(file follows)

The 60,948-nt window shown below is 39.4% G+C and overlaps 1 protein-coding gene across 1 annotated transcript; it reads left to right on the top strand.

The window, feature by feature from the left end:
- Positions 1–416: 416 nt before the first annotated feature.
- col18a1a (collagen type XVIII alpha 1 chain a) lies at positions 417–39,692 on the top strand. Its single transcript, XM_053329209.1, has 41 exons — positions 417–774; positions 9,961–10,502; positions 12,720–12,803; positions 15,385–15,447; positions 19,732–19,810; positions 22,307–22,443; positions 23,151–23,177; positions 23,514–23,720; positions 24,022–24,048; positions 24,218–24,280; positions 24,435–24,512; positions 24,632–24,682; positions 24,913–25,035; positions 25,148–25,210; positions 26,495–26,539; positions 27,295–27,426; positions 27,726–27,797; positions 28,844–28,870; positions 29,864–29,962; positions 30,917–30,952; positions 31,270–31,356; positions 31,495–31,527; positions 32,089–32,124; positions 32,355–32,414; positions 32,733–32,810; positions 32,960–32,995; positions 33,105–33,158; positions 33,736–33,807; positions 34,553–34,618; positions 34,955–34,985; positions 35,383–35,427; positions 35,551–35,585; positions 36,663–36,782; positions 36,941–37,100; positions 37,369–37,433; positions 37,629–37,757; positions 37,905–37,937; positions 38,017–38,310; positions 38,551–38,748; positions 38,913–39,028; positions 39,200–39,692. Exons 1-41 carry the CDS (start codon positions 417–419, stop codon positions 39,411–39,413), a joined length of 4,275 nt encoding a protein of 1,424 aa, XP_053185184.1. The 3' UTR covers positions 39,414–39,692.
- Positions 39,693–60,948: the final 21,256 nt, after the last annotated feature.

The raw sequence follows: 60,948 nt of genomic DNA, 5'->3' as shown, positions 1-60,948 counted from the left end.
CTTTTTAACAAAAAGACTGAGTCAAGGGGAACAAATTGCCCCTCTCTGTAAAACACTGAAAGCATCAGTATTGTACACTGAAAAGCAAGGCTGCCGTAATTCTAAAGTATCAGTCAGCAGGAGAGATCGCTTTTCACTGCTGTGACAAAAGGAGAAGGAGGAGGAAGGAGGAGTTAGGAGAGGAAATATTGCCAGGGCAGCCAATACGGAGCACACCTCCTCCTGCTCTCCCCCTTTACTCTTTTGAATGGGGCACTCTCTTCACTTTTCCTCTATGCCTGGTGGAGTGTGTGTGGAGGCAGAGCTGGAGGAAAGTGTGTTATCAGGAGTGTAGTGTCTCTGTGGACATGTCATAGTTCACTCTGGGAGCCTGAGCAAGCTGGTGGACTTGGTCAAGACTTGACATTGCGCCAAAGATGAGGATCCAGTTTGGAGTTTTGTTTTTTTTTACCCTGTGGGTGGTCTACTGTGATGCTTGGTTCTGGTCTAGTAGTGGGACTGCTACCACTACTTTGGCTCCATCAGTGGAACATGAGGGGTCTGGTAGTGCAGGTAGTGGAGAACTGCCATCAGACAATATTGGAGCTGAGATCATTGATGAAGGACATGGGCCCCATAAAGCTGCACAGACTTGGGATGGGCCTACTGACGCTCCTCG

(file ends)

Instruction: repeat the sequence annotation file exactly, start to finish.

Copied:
The 60,948-nt window shown below is 39.4% G+C and overlaps 1 protein-coding gene across 1 annotated transcript; it reads left to right on the top strand.

The window, feature by feature from the left end:
- Positions 1–416: 416 nt before the first annotated feature.
- col18a1a (collagen type XVIII alpha 1 chain a) lies at positions 417–39,692 on the top strand. Its single transcript, XM_053329209.1, has 41 exons — positions 417–774; positions 9,961–10,502; positions 12,720–12,803; positions 15,385–15,447; positions 19,732–19,810; positions 22,307–22,443; positions 23,151–23,177; positions 23,514–23,720; positions 24,022–24,048; positions 24,218–24,280; positions 24,435–24,512; positions 24,632–24,682; positions 24,913–25,035; positions 25,148–25,210; positions 26,495–26,539; positions 27,295–27,426; positions 27,726–27,797; positions 28,844–28,870; positions 29,864–29,962; positions 30,917–30,952; positions 31,270–31,356; positions 31,495–31,527; positions 32,089–32,124; positions 32,355–32,414; positions 32,733–32,810; positions 32,960–32,995; positions 33,105–33,158; positions 33,736–33,807; positions 34,553–34,618; positions 34,955–34,985; positions 35,383–35,427; positions 35,551–35,585; positions 36,663–36,782; positions 36,941–37,100; positions 37,369–37,433; positions 37,629–37,757; positions 37,905–37,937; positions 38,017–38,310; positions 38,551–38,748; positions 38,913–39,028; positions 39,200–39,692. Exons 1-41 carry the CDS (start codon positions 417–419, stop codon positions 39,411–39,413), a joined length of 4,275 nt encoding a protein of 1,424 aa, XP_053185184.1. The 3' UTR covers positions 39,414–39,692.
- Positions 39,693–60,948: the final 21,256 nt, after the last annotated feature.

The raw sequence follows: 60,948 nt of genomic DNA, 5'->3' as shown, positions 1-60,948 counted from the left end.
CTTTTTAACAAAAAGACTGAGTCAAGGGGAACAAATTGCCCCTCTCTGTAAAACACTGAAAGCATCAGTATTGTACACTGAAAAGCAAGGCTGCCGTAATTCTAAAGTATCAGTCAGCAGGAGAGATCGCTTTTCACTGCTGTGACAAAAGGAGAAGGAGGAGGAAGGAGGAGTTAGGAGAGGAAATATTGCCAGGGCAGCCAATACGGAGCACACCTCCTCCTGCTCTCCCCCTTTACTCTTTTGAATGGGGCACTCTCTTCACTTTTCCTCTATGCCTGGTGGAGTGTGTGTGGAGGCAGAGCTGGAGGAAAGTGTGTTATCAGGAGTGTAGTGTCTCTGTGGACATGTCATAGTTCACTCTGGGAGCCTGAGCAAGCTGGTGGACTTGGTCAAGACTTGACATTGCGCCAAAGATGAGGATCCAGTTTGGAGTTTTGTTTTTTTTTACCCTGTGGGTGGTCTACTGTGATGCTTGGTTCTGGTCTAGTAGTGGGACTGCTACCACTACTTTGGCTCCATCAGTGGAACATGAGGGGTCTGGTAGTGCAGGTAGTGGAGAACTGCCATCAGACAATATTGGAGCTGAGATCATTGATGAAGGACATGGGCCCCATAAAGCTGCACAGACTTGGGATGGGCCTACTGACGCTCCTCG